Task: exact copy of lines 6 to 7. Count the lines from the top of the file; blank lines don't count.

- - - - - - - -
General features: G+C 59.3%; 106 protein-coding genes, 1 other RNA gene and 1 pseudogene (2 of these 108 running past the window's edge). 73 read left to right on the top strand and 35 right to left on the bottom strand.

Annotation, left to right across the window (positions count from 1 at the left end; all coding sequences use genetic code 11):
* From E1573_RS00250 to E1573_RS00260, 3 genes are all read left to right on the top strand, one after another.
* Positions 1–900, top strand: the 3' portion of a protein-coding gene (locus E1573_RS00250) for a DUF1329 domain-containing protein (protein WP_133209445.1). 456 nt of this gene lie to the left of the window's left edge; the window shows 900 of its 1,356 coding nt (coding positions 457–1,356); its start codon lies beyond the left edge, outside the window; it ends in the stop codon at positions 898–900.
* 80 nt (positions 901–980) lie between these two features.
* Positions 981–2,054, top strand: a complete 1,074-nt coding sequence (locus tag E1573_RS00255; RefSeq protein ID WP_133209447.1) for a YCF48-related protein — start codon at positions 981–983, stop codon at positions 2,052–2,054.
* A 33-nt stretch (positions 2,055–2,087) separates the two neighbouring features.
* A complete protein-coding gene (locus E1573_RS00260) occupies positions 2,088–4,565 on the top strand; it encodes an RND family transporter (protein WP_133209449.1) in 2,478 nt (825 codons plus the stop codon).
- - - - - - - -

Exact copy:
* Positions 981–2,054, top strand: a complete 1,074-nt coding sequence (locus tag E1573_RS00255; RefSeq protein ID WP_133209447.1) for a YCF48-related protein — start codon at positions 981–983, stop codon at positions 2,052–2,054.
* A 33-nt stretch (positions 2,055–2,087) separates the two neighbouring features.